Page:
Sociologists find more active religions attract members

November 30, 2001

University Park, Pa. - Members of the Mormon Church focus on donating two years of their lives for missions. For Muslims, turning toward Mecca to praise Allah five times a day may serve as an important reminder of the strength of their faith. Perhaps Jehovah's Witnesses feel strengthened by door-to-door testifying. No matter what the faith, most members of a religion have tangible associations with the requirements of their affiliation, say sociologists.

Dr. Roger Finke, professor of sociology at Penn State, and Dr. Rodney Stark, professor of sociology at University of Washington, found those requirements often reflect the level of member commitment. Surprisingly, they have found that religions requiring more from their congregants have higher rates of membership growth.

In their latest book, "Acts of Faith," the researchers continue their collaborative work on religion and society begun in 1992, with their first book, "The Churching of America," which examined the growth or decline of the churches in America from 1776-1992. "Acts of Faith" goes further to look at how participation in religion causes some churches to flourish and others to struggle. What began as a series of essays investigating the state of religion on individual, organizational, and international levels soon grew into a larger project. "The more we researched," explains Finke. "The more we kept finding new things to write about." Rather than declining, religion today remains a powerful force, say Finke and Stark.

The longer an individual belongs to a church, the more she or he learns to appreciate and value the religion. Furthermore, churches work best when they provide members not only with a sense of kinship, but also with educational programs, social networks, and a sense of religious obligation.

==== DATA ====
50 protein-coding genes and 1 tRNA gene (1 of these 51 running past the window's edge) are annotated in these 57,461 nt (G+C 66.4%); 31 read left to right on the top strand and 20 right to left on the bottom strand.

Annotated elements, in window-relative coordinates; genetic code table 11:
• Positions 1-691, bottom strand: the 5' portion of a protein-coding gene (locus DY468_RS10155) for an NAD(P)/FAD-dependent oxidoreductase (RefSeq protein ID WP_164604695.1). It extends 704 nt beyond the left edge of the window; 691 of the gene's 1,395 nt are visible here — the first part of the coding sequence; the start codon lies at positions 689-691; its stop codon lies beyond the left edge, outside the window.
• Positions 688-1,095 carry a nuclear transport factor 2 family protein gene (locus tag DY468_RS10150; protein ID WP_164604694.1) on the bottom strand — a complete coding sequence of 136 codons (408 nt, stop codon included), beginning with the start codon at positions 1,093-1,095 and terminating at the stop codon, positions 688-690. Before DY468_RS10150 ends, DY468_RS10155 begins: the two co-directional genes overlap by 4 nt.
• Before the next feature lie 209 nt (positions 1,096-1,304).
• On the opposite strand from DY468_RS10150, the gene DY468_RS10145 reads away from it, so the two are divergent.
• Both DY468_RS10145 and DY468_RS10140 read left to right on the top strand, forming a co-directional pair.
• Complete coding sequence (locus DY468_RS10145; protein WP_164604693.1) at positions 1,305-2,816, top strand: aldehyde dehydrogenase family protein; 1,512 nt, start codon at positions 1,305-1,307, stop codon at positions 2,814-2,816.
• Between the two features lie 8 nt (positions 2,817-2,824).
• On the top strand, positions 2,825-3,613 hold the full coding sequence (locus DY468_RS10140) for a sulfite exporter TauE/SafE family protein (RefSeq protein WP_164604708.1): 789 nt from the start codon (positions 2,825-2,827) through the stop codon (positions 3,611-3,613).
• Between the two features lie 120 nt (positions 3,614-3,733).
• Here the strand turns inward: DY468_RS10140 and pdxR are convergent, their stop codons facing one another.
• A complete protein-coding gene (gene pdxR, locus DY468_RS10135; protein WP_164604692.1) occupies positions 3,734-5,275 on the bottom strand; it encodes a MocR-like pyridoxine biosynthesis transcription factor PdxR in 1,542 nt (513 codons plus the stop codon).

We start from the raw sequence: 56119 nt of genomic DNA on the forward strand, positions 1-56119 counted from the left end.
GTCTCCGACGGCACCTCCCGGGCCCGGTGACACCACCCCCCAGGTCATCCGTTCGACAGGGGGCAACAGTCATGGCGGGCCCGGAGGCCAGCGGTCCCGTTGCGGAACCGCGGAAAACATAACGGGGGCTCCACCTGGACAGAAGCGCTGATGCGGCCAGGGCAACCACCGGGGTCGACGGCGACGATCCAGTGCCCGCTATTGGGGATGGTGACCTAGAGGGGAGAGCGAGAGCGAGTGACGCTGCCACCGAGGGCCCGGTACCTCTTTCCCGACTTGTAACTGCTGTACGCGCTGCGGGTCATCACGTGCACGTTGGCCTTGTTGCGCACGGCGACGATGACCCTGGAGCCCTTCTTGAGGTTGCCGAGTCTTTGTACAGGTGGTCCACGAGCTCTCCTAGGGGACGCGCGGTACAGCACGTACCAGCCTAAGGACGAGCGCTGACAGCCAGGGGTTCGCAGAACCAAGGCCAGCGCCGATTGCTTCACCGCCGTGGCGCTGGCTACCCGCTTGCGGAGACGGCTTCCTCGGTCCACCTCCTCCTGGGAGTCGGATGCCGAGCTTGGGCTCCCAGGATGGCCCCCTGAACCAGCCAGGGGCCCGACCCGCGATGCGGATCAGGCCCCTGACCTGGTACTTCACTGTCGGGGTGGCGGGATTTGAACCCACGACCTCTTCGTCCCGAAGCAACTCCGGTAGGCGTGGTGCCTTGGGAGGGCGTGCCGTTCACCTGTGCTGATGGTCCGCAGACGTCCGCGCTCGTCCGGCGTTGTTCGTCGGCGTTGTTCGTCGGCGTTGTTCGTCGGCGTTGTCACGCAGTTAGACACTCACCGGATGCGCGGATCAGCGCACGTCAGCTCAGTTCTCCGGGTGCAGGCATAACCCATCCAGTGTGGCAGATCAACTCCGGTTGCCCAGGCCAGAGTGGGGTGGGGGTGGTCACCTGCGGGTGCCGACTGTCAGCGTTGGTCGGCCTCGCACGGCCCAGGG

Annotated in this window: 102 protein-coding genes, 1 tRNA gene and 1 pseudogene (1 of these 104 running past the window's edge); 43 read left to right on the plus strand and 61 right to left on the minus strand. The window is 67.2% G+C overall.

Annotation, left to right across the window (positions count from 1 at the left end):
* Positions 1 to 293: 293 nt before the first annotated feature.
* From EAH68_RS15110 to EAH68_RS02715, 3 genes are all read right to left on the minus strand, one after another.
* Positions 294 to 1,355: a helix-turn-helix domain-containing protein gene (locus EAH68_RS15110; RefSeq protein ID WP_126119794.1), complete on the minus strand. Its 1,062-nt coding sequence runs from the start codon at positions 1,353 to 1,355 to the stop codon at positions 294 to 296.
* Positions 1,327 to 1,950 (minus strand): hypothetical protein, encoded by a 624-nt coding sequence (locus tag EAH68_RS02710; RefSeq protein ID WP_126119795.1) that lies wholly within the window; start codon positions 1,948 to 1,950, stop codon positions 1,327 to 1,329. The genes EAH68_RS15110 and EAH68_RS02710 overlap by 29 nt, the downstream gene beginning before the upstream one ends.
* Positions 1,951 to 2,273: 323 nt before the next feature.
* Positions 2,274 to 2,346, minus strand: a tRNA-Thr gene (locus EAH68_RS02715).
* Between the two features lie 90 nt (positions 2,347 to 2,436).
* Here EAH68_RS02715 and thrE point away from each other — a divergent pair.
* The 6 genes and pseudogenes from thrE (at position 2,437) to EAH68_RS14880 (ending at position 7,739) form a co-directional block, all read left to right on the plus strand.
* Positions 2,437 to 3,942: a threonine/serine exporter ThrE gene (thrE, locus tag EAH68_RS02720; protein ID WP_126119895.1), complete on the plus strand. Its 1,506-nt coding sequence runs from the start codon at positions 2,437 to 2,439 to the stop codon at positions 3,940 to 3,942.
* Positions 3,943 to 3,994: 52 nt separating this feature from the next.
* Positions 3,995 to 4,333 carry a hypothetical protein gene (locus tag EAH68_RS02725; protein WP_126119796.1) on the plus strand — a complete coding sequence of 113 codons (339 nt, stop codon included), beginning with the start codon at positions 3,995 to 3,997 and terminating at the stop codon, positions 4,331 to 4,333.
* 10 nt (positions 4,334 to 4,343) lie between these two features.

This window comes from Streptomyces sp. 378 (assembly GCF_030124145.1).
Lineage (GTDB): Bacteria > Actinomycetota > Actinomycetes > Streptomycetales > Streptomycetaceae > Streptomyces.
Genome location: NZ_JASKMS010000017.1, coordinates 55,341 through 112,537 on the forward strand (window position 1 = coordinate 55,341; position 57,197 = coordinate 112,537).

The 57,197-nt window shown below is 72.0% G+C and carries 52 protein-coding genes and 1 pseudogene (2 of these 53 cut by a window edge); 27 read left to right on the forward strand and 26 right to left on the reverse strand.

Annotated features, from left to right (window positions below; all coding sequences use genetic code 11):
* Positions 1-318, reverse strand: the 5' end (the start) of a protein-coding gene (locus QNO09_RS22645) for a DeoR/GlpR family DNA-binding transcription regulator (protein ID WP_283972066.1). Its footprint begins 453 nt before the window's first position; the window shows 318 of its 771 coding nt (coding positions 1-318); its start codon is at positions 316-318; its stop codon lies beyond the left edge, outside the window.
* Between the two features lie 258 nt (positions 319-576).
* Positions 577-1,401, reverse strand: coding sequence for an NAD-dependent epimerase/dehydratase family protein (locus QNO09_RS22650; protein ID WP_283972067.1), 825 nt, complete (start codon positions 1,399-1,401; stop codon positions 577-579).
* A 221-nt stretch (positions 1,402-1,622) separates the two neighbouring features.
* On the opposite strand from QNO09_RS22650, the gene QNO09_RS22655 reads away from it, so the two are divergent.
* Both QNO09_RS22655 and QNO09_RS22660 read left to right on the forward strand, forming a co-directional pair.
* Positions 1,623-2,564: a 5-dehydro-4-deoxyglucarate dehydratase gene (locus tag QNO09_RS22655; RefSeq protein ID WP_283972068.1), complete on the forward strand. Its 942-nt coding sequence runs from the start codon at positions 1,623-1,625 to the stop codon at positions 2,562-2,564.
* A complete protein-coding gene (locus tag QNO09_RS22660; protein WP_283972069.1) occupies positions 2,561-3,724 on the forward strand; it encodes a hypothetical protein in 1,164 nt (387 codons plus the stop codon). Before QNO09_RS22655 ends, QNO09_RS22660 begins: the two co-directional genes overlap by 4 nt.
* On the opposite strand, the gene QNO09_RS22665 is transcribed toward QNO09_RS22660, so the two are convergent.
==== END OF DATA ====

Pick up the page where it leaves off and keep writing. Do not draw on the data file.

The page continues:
The authors also believe churches that consistently maintain high membership numbers (such as Mormon, Jehovah's Witnesses and Assemblies of God) are those who strive for high-visibility and active recruitment. They also encourage close connections with members, varied programs and educational outlets, and a high level of allegiance. As a consequence, the members feel a greater sense of belonging and individual satisfaction.

Why does this level of demand keep people returning to their temples, mosques and churches? The Penn State sociologist suggests that members may seek solace in a place where they can "recapture the old rituals." Chanting, midnight mass, testifying---these familiar sacraments seem to offer connections with tradition they have been missing. Churches are now recognizing these needs of their members and working toward a balance between a modern approach and one that still includes the customs of earlier days, he notes.

Both books have received recognition for their contribution to sociological study. "The Churching of America" has earned the Distinguished Book award from the Society for The Scientific Study of Religion, and Acts of Faith has earned the Sociology of Religion Book Award from American Sociological Association.

Penn State

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